RIDE is a thriller starring Bella Thorne, Jessie T. Usher, and Will Brill, directed by Jeremy Ungar. It is a serviceable movie with serviceable performances and while I believe both of the romantic leads turned in likable performances, I can’t really say that I was thrilled at any point.

RIDE is well filmed, the cinematographer – Rob Givens is good, but it seems like a somewhat meandering update of a few films set in Los Angeles with the Ride, a stand in for Uber or Lyft, concept as the update. The cinematography is the best part and it hearkens back to the work of Michael Mann, especially Collateral – in both cinematography and plot, and Nicolas Winding Refn’s Drive. In previous reviews, I wished I had taken more time to discuss the work of the DP and I will now take that this opportunity to say that it was the best work of this movie. Derivative, but good.

As for the writing and plot, as I noted before, it owes much to many other films that have come before it. The main difference here is that instead of a hit man, the villain is a unhappy, possibly mentally ill man who has taken this moment to become a murderous player of head games that aren’t particularly surprising. While I also believe that the main character’s reactions to the game playing are realistic, most people avoid fights and a gun is usually enough to force compliance with most humans, I couldn’t help but think to myself, really you guys, why are you letting this Jeremy Renner looking dude run all over you? I had a hard time trying to feel empathy for any of the characters because I was mostly thinking about the next reference point that was supposed to be familiar and comforting or make me want to high five my seat mate in the theatre. At one point a very famous cinema reference comes up and it seems like it is there for no other reason to point out how cool and daring the movie is for referencing it. It is from a classic seventies film and one of the more chilling director cameos on record and it just made me sigh heavily and roll my eyes.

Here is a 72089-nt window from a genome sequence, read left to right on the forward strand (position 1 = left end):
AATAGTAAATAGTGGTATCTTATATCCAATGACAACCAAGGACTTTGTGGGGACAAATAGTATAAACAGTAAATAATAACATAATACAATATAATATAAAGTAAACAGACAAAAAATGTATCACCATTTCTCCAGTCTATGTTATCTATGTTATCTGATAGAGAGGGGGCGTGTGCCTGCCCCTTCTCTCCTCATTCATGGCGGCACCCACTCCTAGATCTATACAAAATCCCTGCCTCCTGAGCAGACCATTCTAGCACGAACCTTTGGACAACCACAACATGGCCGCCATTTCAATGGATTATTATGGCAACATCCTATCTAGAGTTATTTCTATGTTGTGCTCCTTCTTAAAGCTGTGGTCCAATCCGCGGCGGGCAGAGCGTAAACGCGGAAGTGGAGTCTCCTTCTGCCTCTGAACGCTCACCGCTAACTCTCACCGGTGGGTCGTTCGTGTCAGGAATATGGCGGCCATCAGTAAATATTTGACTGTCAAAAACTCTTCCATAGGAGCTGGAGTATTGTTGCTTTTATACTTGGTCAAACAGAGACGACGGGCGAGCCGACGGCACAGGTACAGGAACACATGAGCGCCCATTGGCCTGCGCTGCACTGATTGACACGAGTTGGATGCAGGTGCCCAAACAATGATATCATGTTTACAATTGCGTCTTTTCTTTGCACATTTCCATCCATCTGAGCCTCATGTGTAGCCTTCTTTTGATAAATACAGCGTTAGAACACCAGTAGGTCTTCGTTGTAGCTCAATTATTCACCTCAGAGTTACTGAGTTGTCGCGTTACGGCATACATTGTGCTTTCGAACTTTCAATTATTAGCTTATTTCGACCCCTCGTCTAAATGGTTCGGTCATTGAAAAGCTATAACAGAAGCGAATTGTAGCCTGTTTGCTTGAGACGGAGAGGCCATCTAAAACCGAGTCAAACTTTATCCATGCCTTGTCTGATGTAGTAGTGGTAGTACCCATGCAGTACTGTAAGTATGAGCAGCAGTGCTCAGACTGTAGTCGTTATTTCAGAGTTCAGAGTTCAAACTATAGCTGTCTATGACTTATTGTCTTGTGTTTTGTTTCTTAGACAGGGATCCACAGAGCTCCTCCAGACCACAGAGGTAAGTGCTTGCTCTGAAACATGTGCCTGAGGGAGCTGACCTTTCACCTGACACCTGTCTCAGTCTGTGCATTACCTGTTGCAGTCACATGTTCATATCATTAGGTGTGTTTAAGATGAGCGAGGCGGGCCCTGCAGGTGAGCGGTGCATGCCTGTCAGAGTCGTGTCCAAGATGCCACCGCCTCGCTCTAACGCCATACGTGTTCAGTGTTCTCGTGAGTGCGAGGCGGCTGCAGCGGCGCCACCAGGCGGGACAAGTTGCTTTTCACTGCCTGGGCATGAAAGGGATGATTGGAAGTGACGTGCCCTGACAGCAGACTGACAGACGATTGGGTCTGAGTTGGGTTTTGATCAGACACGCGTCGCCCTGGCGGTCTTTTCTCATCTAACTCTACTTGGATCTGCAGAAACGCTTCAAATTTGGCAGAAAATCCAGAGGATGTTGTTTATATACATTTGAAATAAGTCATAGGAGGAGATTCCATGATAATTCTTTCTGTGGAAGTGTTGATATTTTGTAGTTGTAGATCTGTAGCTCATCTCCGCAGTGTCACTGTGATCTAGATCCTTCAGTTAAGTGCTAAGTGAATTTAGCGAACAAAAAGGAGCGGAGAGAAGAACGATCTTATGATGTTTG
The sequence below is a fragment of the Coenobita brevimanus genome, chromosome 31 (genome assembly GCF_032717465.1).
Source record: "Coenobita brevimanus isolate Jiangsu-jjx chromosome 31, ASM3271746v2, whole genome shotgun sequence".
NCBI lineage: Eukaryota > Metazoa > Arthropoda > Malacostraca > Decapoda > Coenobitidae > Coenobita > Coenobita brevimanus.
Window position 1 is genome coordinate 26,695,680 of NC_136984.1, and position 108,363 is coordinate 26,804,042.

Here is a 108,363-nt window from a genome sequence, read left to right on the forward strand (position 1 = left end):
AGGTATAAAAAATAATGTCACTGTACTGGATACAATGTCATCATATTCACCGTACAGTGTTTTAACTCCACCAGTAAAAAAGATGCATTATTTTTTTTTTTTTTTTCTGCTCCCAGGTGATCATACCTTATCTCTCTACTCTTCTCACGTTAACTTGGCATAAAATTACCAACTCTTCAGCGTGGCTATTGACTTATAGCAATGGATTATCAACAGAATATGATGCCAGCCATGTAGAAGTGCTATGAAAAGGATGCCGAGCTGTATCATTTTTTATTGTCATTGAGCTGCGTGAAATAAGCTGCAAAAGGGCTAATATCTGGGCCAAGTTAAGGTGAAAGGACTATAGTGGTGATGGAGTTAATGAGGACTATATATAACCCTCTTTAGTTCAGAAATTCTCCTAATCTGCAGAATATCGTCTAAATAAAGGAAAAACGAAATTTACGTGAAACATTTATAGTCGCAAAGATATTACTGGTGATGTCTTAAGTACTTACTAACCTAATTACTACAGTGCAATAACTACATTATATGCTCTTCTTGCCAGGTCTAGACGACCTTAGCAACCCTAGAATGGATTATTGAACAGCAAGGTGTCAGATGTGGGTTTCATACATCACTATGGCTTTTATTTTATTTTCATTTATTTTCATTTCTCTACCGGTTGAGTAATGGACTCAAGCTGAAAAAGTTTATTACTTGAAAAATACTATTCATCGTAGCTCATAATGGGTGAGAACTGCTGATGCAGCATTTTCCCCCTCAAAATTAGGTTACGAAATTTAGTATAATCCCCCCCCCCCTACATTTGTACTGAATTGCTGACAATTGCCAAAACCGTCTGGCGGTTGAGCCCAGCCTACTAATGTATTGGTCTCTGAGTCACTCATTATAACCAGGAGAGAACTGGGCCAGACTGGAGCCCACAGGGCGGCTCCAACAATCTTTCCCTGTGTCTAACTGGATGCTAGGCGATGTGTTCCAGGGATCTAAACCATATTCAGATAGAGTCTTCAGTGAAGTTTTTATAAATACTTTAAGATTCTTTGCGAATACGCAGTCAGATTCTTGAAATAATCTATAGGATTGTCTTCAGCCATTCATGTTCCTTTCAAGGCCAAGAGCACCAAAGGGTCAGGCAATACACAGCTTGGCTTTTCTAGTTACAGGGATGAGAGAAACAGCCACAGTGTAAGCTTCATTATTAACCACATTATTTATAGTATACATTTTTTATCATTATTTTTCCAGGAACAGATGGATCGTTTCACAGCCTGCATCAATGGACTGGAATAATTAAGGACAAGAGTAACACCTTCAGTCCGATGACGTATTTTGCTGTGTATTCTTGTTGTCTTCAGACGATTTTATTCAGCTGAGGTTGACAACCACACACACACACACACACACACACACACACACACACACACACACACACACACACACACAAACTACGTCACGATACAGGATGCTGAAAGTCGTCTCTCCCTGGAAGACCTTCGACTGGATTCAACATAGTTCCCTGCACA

Bella Thorne and Jessie T. Usher’s characters both have little to no agency and putting all of it together with ending leads me to believe that Will Brill’s character is actually the protagonist and where the writer’s sympathy lies. It is perhaps a nod to the classic seventies anti-heroes, but it doesn’t really make any sense as the character is really an execrable person with no real purpose other than to kill and mind game people ham-handedly. Again, judging by current events, I can’t say this is unrealistic, but I can’t really get behind the pop nihilist glamorization of it all.

Can you watch this movie and enjoy it? I guess you could. Should you watch it or could you find better ways to spend your time or cinema dollars? Yes, you definitely could and I would encourage you to do so. It’s a good looking shell of better films with an undertone of the glorification of stalker creeps who can’t take no for an answer. We all deserve better than this.

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Dolores Quintana

Dolores Quintana is an actor and writer living in Los Angeles. She has written for blogs as diverse as Buddyhead, Pocho.com, and The Theatre @ Boston Court. She works as an actor in independent film and both immersive and traditional theatre with Alone: an Existential Haunting, Screenshot Productions, and Native Voices at The Autry.
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